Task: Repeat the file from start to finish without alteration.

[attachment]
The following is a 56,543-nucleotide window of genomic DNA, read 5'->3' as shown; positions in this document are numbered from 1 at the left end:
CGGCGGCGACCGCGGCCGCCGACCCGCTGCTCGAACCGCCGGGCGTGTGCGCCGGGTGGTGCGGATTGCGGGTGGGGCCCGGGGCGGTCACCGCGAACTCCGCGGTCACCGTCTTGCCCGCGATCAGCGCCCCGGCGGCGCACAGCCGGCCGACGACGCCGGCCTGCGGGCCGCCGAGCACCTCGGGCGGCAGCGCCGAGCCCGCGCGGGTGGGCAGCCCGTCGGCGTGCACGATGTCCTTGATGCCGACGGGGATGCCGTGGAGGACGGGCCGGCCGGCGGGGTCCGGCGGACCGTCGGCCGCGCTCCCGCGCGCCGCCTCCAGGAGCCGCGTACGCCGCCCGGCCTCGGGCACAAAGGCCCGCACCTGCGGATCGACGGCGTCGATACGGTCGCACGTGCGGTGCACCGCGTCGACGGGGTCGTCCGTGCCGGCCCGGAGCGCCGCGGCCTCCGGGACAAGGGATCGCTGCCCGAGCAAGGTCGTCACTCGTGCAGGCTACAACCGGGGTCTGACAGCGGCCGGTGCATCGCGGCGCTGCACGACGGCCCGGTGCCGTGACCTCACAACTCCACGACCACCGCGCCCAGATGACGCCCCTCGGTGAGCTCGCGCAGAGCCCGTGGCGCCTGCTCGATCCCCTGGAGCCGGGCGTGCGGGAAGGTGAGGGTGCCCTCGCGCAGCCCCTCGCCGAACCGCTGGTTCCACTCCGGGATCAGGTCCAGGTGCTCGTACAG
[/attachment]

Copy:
The following is a 56,543-nucleotide window of genomic DNA, read 5'->3' as shown; positions in this document are numbered from 1 at the left end:
CGGCGGCGACCGCGGCCGCCGACCCGCTGCTCGAACCGCCGGGCGTGTGCGCCGGGTGGTGCGGATTGCGGGTGGGGCCCGGGGCGGTCACCGCGAACTCCGCGGTCACCGTCTTGCCCGCGATCAGCGCCCCGGCGGCGCACAGCCGGCCGACGACGCCGGCCTGCGGGCCGCCGAGCACCTCGGGCGGCAGCGCCGAGCCCGCGCGGGTGGGCAGCCCGTCGGCGTGCACGATGTCCTTGATGCCGACGGGGATGCCGTGGAGGACGGGCCGGCCGGCGGGGTCCGGCGGACCGTCGGCCGCGCTCCCGCGCGCCGCCTCCAGGAGCCGCGTACGCCGCCCGGCCTCGGGCACAAAGGCCCGCACCTGCGGATCGACGGCGTCGATACGGTCGCACGTGCGGTGCACCGCGTCGACGGGGTCGTCCGTGCCGGCCCGGAGCGCCGCGGCCTCCGGGACAAGGGATCGCTGCCCGAGCAAGGTCGTCACTCGTGCAGGCTACAACCGGGGTCTGACAGCGGCCGGTGCATCGCGGCGCTGCACGACGGCCCGGTGCCGTGACCTCACAACTCCACGACCACCGCGCCCAGATGACGCCCCTCGGTGAGCTCGCGCAGAGCCCGTGGCGCCTGCTCGATCCCCTGGAGCCGGGCGTGCGGGAAGGTGAGGGTGCCCTCGCGCAGCCCCTCGCCGAACCGCTGGTTCCACTCCGGGATCAGGTCCAGGTGCTCGTACAG